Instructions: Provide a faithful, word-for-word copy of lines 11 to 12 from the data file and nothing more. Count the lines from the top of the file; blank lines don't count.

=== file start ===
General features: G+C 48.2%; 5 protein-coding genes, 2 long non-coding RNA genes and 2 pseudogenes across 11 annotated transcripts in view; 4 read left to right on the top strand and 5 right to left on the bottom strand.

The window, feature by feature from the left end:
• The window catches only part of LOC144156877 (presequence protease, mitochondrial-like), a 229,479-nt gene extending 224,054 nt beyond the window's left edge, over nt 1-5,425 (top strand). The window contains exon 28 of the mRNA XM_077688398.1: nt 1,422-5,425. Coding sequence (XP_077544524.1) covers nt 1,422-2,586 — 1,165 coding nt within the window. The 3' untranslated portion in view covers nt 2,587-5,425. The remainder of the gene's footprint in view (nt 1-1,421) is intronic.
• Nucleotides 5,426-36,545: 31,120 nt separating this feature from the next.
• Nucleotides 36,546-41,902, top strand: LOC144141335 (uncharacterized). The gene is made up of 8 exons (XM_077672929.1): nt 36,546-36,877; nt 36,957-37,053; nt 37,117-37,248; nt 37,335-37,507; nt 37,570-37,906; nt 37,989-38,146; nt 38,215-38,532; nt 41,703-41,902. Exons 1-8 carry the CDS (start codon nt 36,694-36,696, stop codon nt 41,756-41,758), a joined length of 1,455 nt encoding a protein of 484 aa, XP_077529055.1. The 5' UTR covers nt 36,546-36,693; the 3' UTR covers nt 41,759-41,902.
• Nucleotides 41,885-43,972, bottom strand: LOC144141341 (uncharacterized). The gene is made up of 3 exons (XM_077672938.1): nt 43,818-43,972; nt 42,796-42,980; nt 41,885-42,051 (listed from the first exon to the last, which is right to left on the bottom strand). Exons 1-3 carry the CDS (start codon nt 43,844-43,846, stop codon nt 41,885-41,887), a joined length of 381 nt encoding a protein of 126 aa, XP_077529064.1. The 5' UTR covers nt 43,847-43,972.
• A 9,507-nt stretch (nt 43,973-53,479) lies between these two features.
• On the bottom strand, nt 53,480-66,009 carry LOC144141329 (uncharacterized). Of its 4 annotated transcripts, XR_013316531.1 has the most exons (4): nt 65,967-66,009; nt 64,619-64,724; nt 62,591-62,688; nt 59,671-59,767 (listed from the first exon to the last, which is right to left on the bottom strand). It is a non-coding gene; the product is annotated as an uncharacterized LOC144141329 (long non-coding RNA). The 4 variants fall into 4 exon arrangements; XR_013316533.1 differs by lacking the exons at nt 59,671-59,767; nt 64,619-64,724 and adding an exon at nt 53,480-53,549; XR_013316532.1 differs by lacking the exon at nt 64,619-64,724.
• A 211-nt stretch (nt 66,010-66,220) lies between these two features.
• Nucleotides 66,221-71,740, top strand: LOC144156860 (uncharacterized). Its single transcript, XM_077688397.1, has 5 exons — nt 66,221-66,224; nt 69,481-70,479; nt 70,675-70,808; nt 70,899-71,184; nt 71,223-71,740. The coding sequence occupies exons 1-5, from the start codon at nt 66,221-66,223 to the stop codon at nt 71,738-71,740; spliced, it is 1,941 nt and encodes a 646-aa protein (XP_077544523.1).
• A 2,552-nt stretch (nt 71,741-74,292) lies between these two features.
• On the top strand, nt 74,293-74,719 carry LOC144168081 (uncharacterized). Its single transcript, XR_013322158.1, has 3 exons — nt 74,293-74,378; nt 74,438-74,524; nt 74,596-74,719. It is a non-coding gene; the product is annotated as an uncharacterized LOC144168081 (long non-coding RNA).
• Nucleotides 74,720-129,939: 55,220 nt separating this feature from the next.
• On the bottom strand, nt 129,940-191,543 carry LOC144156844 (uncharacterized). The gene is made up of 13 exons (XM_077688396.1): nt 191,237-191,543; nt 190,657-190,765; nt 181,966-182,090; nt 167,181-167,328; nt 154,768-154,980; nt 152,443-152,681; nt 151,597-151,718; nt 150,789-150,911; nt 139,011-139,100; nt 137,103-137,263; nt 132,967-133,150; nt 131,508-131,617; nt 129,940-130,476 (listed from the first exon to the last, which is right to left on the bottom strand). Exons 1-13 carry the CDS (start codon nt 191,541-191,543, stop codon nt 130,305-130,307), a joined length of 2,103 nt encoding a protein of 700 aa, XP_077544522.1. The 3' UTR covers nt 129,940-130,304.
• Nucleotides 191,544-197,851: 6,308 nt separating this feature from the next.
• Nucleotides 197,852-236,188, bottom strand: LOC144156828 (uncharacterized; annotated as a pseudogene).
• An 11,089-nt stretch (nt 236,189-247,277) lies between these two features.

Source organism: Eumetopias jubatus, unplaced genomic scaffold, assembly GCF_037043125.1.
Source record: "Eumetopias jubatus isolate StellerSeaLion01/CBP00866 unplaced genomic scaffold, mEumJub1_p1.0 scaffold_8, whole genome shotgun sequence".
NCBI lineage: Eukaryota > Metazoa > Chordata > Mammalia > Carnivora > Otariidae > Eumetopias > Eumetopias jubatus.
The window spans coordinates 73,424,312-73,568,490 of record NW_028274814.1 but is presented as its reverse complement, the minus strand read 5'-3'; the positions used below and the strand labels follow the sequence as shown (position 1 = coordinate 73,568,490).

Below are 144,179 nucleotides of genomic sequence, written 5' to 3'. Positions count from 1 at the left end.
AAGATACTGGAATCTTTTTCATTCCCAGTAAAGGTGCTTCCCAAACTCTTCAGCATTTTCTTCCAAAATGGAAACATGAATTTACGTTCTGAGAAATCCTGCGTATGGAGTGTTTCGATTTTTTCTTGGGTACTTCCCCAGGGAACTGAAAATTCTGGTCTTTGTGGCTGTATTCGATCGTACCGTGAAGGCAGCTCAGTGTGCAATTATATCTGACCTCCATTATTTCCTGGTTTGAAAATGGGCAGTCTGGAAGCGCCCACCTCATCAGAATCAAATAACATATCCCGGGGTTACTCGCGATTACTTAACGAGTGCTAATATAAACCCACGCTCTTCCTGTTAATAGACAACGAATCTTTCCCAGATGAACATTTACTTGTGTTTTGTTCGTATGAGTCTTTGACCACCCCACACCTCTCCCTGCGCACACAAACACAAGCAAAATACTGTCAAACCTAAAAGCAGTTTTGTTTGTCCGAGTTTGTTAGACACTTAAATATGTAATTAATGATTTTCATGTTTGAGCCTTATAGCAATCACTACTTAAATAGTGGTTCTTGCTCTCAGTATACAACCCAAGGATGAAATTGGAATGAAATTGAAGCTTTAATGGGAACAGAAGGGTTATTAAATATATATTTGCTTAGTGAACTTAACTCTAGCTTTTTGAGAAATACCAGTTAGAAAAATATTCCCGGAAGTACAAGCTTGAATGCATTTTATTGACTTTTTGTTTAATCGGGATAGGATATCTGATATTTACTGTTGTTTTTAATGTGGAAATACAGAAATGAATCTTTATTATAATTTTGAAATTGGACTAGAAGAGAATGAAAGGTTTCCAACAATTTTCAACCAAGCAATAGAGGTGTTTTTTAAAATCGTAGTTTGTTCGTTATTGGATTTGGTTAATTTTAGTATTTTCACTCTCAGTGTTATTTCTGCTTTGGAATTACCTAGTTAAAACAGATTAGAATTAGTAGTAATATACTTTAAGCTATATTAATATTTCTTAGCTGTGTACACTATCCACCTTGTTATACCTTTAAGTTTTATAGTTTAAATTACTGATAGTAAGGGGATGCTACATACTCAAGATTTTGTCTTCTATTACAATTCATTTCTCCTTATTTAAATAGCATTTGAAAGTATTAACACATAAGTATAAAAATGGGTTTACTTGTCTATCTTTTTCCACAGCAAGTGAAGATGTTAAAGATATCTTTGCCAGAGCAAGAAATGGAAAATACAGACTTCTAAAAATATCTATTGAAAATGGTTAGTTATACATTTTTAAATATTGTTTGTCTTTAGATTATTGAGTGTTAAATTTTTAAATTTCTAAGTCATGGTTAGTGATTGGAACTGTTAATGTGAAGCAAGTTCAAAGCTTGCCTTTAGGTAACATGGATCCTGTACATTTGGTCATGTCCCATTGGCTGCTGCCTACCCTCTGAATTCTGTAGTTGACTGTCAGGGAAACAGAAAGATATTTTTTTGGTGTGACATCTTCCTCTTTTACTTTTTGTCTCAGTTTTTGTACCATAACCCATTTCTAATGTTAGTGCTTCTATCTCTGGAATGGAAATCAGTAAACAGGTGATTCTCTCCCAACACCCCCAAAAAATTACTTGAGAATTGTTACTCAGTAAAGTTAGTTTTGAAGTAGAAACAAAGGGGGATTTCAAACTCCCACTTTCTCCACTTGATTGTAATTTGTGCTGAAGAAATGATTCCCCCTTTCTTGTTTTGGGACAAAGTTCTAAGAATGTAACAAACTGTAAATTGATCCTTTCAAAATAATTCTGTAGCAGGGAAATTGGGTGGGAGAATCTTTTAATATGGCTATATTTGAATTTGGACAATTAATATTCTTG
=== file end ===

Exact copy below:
• A 2,552-nt stretch (nt 71,741-74,292) lies between these two features.
• On the top strand, nt 74,293-74,719 carry LOC144168081 (uncharacterized). Its single transcript, XR_013322158.1, has 3 exons — nt 74,293-74,378; nt 74,438-74,524; nt 74,596-74,719. It is a non-coding gene; the product is annotated as an uncharacterized LOC144168081 (long non-coding RNA).